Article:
Upcycle Presentation Post – Book Ends

The URL for my 9min. presentation is..

My overall purpose for this project was to create something that could meet the requirements of this class, but be used in my daily life. I don’t feel like we should upcycle something only to trash it. As a result, I looked around my life at the things that I need, and came across a bookshelf in my room that was a disaster to look at. There were books on top of other books and random objects holding books in place (as shown by the book shelf below). It was then that I realized I needed book-ends.


My vision was finalized when I was scrolling through Pinterest and viewed a steampunk aesthetic with gears, sprockets, and metal. I work in a machine shop, and so all of these items are very accessible to me. I dug through scrap material finding anything heavy enough to hold up books. It was then that I found a few pieces of steel. The steel was from a previous project I worked on, and I knew once I picked them up that I had found my upcycling material. It was rusty, heavy, and had holes in it. I did not take a picture of what it looked like before I took a die grinder to it. However, below is a picture of what it looked like after I polished it.

After die grinding the steel parts and the sprockets, I cleaned up the material and took it over to the Idea Forge to sandblast the material. The sand blasting was necessary in order to obtain the minimum disturbance to the surfaces surrounding the welds. I decided to leave the sharp corners and not grind them down. We spoke in class about how sharp edged provoked thought. I liked this concept.

Additionally, my welds were not aesthetically pleasing by any means. However, sandblasting the parts again hid the burns. Although the tack welds on the sprockets were made weaker by sandblasting a second time.

After sandblasting a second time, I wanted to insert some bolts, nuts, or other mechanical equipment into the holes of the steel parts to make them more pleasing. I tried many variations including smaller sprockets, springs inside of the holes, and colored wire that lined the sprockets.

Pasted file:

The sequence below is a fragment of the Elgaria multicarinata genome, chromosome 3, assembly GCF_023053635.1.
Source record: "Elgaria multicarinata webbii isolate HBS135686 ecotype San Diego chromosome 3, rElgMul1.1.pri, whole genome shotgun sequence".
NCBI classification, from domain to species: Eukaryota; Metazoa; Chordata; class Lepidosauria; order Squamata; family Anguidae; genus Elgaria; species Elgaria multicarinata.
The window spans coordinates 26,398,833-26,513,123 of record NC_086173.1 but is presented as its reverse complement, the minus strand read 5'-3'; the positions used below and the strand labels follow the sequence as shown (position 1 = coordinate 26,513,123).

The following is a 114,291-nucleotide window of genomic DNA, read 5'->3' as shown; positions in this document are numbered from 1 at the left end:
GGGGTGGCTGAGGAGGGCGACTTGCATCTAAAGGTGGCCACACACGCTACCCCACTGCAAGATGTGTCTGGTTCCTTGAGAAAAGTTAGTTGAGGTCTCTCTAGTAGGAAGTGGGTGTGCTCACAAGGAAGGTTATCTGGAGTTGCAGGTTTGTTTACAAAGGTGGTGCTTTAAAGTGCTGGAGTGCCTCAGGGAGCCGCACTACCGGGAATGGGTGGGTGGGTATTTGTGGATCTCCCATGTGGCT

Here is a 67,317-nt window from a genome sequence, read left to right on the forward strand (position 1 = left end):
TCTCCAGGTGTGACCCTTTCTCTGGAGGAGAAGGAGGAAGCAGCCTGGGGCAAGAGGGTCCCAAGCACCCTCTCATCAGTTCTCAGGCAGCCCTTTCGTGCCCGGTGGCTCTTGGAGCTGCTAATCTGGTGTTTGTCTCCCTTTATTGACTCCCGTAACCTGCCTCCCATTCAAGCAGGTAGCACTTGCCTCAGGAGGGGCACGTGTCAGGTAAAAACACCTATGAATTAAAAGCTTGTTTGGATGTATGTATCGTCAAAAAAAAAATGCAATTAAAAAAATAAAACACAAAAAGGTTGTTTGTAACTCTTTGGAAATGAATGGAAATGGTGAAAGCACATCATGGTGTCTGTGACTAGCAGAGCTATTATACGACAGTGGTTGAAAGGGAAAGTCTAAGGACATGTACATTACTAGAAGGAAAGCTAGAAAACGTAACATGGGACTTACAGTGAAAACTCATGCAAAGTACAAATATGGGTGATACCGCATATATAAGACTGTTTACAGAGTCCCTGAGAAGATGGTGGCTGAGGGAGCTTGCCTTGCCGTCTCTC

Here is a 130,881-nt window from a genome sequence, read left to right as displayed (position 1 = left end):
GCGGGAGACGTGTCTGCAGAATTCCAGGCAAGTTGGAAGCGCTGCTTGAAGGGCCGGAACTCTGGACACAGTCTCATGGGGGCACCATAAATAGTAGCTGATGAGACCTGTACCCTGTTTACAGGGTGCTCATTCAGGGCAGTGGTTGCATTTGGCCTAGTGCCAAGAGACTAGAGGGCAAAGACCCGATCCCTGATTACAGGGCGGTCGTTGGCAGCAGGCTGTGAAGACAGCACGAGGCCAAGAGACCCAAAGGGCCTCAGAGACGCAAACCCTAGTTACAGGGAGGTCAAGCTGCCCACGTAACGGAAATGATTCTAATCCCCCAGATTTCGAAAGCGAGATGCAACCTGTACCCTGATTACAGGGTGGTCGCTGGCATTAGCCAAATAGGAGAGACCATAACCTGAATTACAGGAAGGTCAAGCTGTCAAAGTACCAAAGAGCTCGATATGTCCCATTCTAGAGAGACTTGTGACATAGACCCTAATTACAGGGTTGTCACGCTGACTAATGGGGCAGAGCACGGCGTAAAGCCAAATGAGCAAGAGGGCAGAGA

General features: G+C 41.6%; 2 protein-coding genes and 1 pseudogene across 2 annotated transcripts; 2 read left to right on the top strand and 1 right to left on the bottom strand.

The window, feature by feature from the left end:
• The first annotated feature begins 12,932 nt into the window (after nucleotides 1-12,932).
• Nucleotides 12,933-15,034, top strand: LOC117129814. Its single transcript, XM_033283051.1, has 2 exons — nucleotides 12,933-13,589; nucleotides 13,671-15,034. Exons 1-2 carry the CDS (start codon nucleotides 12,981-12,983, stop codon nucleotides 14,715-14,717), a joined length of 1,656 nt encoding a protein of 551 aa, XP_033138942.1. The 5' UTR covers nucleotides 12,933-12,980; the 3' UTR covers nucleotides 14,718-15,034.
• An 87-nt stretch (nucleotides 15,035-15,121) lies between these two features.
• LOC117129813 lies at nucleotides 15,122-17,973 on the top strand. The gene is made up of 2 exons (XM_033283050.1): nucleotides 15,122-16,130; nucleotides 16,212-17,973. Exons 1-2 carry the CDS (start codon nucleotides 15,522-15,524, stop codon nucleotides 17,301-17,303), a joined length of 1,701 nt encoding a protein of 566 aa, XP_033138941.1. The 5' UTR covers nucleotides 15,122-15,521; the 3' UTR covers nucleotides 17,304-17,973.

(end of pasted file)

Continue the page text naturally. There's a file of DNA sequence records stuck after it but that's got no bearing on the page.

After many variations, I chose a simplistic look, and decided to remove any obstructions from the top hole, remove the colored wire, and continue an iteration that includes force rusting and sealing with a clear coat.

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9 Comments. Leave new

  • […] Upcycle Presentation Post ā€“ Book Ends […]

  • You put a lot of time into the upcyle project! Its neat to see you being able to use the machining skills you’ve acquired throughout the year as well and making this sucha great first project! Awesome job!

  • You definitely put a lot of work into this and it was awesome that you used your machine shop experience to create this upcycle project. I like the aesthetic and your future plans for it.

  • Hadeel Al Gallaf
    February 13, 2019 2:55 pm

    I like how decided to create something you need that appeals to your aesthetic. I think they represent the mechanical aesthetic you were going for, however, I think if you left the rust and burn stains they would have complimented the hardware metal and dirty look. Good job overall, enjoy using them in your room!

  • Fatema Alhalal
    February 13, 2019 1:35 pm

    I need to get one of these! I actually think it would look better as it is, without paints or stickers. I would even get the one with burns! I don’t mind a cool welding look for my Mechanical books! The sprockets are great, good job!

  • Really hard-core design and logical presentation. Excellent mechanical prototyping skill is illustrated in your work. Good job!

  • Josh Eng-Morris
    February 13, 2019 1:21 pm

    I really like the way that your bookends came out. They are functional and definitely fit the steampunk aesthetic. Its subtle but the sprockets and sharp edges really give it an industrial look that lends itself to mechanical engineering and steampunk aesthetic. I also really liked your use of machine shop techniques to create it, you had some really interesting ideas for combining different materials and fabrication techniques to create unique looks. I’d be interested to see how it looks after you rust it. I definitely think a combination of textures and colors will look good.

  • Christopher Seighman
    February 13, 2019 1:17 pm

    I really liked how you had a clear vision for the aesthetic you were going for, and I think it turned out well in the final product. I also liked the idea that you wanted to make something useful and that upcycling something just to throw it away sort of defeated the purpose.

  • You put a lot of thought and effort into your project! I think this hard work really shows in the final product. You should think about making more! Great job!


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